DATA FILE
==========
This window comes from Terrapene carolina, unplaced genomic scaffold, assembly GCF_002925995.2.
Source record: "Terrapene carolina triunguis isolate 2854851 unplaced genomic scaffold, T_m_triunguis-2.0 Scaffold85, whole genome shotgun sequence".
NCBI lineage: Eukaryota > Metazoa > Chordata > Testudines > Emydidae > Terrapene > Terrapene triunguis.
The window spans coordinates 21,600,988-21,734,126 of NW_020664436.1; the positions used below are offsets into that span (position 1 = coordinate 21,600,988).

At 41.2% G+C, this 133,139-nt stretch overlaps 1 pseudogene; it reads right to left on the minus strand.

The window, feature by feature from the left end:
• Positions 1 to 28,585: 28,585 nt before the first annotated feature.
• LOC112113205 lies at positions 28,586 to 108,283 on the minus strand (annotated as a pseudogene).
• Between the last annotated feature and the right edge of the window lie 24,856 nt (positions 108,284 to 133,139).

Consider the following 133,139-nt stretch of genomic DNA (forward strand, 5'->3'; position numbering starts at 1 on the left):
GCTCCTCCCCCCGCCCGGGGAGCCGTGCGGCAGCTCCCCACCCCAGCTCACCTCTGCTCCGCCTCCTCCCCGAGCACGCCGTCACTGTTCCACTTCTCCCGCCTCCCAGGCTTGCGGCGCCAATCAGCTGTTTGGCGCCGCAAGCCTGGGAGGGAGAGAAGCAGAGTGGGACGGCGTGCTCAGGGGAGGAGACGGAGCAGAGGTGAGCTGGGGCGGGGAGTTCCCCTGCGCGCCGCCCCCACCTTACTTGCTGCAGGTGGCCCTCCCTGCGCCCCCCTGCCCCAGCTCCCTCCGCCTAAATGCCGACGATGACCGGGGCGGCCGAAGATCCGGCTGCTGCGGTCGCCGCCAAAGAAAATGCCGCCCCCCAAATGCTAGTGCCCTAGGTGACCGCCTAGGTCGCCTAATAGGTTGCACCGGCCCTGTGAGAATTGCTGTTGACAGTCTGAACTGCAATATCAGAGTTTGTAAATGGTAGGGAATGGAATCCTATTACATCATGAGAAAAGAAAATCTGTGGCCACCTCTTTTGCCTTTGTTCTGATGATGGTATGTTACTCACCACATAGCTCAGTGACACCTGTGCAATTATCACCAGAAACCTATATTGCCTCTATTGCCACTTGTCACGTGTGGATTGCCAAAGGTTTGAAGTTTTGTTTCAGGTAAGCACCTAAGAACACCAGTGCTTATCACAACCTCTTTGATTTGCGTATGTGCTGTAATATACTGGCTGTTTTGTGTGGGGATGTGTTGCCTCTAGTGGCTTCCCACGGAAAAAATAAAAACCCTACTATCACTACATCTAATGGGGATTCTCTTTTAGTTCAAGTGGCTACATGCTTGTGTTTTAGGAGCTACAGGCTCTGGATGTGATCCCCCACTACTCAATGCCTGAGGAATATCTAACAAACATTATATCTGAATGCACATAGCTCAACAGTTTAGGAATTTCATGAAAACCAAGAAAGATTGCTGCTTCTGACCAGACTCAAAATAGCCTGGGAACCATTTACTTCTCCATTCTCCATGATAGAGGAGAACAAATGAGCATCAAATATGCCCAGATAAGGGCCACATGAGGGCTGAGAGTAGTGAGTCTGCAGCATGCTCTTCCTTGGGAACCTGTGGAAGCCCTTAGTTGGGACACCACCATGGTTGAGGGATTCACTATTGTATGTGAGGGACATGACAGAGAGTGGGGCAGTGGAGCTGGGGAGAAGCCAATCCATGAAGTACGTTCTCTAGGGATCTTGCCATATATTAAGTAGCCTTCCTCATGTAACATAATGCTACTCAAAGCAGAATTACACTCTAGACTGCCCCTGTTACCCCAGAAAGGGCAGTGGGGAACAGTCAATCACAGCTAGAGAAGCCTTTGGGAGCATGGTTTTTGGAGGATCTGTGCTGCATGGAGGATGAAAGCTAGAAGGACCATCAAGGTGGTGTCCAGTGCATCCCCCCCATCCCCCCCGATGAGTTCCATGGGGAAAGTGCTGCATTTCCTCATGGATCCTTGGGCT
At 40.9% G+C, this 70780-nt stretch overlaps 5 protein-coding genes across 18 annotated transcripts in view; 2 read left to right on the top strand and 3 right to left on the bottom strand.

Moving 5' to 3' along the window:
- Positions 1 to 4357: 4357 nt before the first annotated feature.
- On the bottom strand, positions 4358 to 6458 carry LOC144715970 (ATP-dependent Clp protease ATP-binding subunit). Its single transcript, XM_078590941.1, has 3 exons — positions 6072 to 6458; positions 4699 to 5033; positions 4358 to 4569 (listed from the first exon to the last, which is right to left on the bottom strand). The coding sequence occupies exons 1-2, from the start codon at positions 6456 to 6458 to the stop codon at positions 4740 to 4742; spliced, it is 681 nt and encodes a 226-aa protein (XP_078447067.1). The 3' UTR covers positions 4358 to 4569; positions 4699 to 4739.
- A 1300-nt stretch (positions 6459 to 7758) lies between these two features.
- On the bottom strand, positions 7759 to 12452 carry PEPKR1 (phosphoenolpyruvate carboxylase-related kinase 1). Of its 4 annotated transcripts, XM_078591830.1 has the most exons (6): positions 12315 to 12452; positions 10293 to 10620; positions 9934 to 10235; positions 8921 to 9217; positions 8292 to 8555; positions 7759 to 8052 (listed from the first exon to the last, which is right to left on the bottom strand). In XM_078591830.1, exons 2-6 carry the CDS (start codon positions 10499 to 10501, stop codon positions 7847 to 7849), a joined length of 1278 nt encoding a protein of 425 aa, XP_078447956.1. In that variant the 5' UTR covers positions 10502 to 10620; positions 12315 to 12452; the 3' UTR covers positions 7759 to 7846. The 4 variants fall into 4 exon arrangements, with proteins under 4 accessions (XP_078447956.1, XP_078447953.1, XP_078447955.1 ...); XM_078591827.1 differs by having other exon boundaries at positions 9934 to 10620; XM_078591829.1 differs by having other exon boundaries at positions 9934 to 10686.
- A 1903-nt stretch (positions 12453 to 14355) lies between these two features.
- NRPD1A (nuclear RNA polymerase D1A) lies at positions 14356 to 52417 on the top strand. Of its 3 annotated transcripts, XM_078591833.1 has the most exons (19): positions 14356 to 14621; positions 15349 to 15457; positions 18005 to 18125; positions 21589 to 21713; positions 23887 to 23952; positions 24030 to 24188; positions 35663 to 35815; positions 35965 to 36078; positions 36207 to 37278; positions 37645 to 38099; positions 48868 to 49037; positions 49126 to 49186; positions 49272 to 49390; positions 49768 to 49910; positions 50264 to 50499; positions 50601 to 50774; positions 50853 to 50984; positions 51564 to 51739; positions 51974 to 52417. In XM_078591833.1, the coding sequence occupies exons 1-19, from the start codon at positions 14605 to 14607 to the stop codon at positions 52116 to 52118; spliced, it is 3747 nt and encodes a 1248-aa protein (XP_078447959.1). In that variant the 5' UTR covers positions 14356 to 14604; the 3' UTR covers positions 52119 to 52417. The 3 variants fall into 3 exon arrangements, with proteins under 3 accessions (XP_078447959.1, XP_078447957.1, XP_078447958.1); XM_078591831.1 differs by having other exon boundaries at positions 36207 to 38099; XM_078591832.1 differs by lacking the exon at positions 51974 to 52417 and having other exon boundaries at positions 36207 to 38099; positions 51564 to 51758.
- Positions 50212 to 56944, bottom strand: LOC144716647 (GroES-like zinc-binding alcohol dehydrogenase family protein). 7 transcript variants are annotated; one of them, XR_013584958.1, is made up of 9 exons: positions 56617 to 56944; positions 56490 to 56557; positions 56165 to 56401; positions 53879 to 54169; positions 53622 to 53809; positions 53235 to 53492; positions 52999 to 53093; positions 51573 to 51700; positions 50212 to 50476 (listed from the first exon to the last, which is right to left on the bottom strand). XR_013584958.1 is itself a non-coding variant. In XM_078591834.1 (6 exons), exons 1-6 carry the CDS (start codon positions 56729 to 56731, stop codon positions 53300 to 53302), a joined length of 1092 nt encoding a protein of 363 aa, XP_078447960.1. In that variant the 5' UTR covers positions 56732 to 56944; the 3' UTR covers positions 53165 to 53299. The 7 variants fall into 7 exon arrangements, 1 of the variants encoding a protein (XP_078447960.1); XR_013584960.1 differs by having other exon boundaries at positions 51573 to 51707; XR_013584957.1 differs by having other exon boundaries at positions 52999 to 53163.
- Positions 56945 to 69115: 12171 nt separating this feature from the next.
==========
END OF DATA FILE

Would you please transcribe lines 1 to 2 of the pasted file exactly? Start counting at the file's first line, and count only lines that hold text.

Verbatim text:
This window comes from Terrapene carolina, unplaced genomic scaffold, assembly GCF_002925995.2.
Source record: "Terrapene carolina triunguis isolate 2854851 unplaced genomic scaffold, T_m_triunguis-2.0 Scaffold85, whole genome shotgun sequence".